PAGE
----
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Best Famous Finch Poems

Here is a collection of the all-time best famous Finch poems. This is a select list of the best famous Finch poetry. Reading, writing, and enjoying famous Finch poetry (as well as classical and contemporary poems) is a great past time. These top poems are the best examples of finch poems.

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Written by G K Chesterton | Create an image from this poem

The Skeleton

 Chattering finch and water-fly 
Are not merrier than I; 
Here among the flowers I lie 
Laughing everlastingly.
No; I may not tell the best; Surely, friends, I might have guessed Death was but the good King's jest, It was hid so carefully.


Written by Anne Kingsmill Finch | Create an image from this poem

An Apology for my fearfull temper

 Tis true of courage I'm no mistress
No Boadicia nor Thalestriss
Nor shall I e'er be famed hereafter
For such a Soul as Cato's Daughter
Nor active valour nor enduring 
Nor leading troops nor forts securing
Like Teckley's wife or Pucell valiant
Will e'er be reckonded for my talent
Who all things fear whilst day is shining
And my own shadow light declining 
And from the Spleen's prolifick fountain
Can of a mole hill make a mountain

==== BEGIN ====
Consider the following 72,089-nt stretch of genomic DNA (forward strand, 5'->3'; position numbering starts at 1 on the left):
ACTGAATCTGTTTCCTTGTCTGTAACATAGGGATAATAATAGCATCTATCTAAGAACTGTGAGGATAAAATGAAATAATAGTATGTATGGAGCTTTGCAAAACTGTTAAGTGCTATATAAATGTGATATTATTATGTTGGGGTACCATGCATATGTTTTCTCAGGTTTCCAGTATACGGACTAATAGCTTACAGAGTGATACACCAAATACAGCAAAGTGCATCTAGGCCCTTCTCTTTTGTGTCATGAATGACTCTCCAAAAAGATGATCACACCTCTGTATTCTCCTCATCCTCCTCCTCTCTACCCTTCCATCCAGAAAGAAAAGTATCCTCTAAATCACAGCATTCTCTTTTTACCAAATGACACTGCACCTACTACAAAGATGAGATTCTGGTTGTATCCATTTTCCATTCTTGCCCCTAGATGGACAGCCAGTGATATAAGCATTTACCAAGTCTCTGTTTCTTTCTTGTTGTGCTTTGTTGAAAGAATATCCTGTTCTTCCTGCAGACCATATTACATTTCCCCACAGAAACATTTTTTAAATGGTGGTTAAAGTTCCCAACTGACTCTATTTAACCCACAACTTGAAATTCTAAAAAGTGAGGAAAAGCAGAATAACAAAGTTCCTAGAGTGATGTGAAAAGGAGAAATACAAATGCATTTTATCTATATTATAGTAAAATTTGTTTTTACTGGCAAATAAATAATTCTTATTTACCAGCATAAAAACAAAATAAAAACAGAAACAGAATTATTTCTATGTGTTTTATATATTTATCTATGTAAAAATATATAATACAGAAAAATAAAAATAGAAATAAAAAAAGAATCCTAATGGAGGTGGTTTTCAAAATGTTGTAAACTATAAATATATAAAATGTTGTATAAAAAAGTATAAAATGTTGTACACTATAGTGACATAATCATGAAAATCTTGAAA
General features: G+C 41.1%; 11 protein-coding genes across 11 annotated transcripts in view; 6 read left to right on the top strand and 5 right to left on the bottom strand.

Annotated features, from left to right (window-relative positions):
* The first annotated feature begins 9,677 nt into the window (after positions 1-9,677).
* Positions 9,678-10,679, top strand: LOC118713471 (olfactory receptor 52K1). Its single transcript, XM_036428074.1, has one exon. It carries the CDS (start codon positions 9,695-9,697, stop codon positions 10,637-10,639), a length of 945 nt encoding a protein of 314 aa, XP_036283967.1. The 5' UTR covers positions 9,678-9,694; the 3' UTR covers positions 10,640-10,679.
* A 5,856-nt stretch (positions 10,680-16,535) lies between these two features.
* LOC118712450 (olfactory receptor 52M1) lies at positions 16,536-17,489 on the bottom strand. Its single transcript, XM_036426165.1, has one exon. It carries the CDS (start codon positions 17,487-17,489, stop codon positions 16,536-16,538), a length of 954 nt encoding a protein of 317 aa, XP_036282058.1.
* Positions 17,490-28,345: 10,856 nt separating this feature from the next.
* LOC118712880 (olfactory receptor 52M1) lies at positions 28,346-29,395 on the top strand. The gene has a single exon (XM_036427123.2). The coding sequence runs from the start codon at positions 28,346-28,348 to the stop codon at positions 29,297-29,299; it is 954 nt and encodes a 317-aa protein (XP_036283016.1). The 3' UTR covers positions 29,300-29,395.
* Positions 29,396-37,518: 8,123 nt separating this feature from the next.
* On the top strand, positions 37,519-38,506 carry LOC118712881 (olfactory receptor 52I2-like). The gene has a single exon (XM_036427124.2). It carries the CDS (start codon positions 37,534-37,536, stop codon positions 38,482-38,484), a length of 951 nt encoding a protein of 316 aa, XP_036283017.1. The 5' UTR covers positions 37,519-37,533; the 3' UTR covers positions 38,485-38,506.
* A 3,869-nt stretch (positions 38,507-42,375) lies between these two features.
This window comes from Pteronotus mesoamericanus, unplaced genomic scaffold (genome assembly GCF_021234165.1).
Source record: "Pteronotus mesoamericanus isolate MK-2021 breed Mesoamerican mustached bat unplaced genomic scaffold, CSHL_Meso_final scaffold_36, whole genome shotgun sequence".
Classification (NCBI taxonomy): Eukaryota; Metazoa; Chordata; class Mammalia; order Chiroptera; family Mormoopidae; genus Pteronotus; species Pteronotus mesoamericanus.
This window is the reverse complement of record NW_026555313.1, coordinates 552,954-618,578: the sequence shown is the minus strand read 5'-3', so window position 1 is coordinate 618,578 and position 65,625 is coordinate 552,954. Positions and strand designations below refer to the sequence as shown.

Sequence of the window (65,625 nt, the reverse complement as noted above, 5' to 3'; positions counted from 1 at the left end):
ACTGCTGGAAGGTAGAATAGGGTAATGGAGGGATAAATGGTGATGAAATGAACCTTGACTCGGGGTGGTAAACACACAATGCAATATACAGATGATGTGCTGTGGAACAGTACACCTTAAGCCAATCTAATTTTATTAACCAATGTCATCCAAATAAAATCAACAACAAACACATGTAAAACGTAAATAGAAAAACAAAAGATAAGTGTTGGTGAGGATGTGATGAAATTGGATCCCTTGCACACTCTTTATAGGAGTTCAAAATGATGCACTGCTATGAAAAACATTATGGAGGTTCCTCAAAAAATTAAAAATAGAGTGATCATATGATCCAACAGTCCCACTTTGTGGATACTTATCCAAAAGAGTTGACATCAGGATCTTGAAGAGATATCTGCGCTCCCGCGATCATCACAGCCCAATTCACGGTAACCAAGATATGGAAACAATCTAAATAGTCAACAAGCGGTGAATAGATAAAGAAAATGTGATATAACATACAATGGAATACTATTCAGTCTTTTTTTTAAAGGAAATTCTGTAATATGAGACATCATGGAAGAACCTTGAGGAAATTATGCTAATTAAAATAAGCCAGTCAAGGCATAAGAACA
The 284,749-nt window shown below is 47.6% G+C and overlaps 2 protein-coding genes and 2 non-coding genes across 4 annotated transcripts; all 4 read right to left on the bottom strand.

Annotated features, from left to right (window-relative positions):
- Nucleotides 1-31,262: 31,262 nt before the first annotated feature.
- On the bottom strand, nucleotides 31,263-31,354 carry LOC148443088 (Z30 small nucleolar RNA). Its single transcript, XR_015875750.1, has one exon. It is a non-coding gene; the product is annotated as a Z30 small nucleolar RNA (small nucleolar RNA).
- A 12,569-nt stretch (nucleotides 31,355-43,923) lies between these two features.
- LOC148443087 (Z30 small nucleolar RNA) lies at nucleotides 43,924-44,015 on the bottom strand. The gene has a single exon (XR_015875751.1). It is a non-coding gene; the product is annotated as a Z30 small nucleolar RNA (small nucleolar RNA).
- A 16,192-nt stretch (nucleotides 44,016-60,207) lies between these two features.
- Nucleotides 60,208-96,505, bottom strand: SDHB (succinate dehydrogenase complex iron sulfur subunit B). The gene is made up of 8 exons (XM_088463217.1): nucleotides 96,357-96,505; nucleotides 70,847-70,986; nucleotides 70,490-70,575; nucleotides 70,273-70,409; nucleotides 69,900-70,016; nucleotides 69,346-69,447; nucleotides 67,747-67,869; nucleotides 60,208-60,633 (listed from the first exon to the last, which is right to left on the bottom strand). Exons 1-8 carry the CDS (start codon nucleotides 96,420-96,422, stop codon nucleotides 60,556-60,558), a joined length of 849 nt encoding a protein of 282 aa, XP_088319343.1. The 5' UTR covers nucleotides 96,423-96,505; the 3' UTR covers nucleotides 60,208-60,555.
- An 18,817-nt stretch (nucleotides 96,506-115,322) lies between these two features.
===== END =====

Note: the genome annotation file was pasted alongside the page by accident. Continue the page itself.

And if a Coach that was invented
Since Bess on Palfrey rode contented
Threatens to tumble topsy turvy 
With screeches loud and faces scurvey
I break discourse whilst some are laughing
Some fall to chear me some to chaffing
As secretly the driver curses
And whips my fault upon the horses 
These and ten thousand are the errours
Arising from tumultuous terrours
Yet can't I understand the merit
In Female's of a daring spirit
Since to them never was imparted 
In manly strengh tho' manly hearted
Nor need that sex be self defending
Who charm the most when most depending
And by sweet plaints and soft distresses
First gain asistance then adresses 
As our fourth Edward (beauty suing)
From but releiving fell to wooing
Who by Heroick speech or ranting
Had ne'er been melted to galanting
Nor had th'Egyptian Queen defying 
Drawn off that fleet she led by flying
Whilst Cesar and his ships crew hollow'd
To see how Tony row'd and follow'd
Oh Action triumph of the Ladies
And plea for her who most afraid is 
Then let my conduct work no wonder
When fame who cleaves the air asunder
And every thing in time discovers
Nor council keeps for Kings or Lovers
Yet stoops when tired with States and battles 
To Gossips chats and idler tattles
When she I say has given no knowledge
Of what has happen'd at Wye College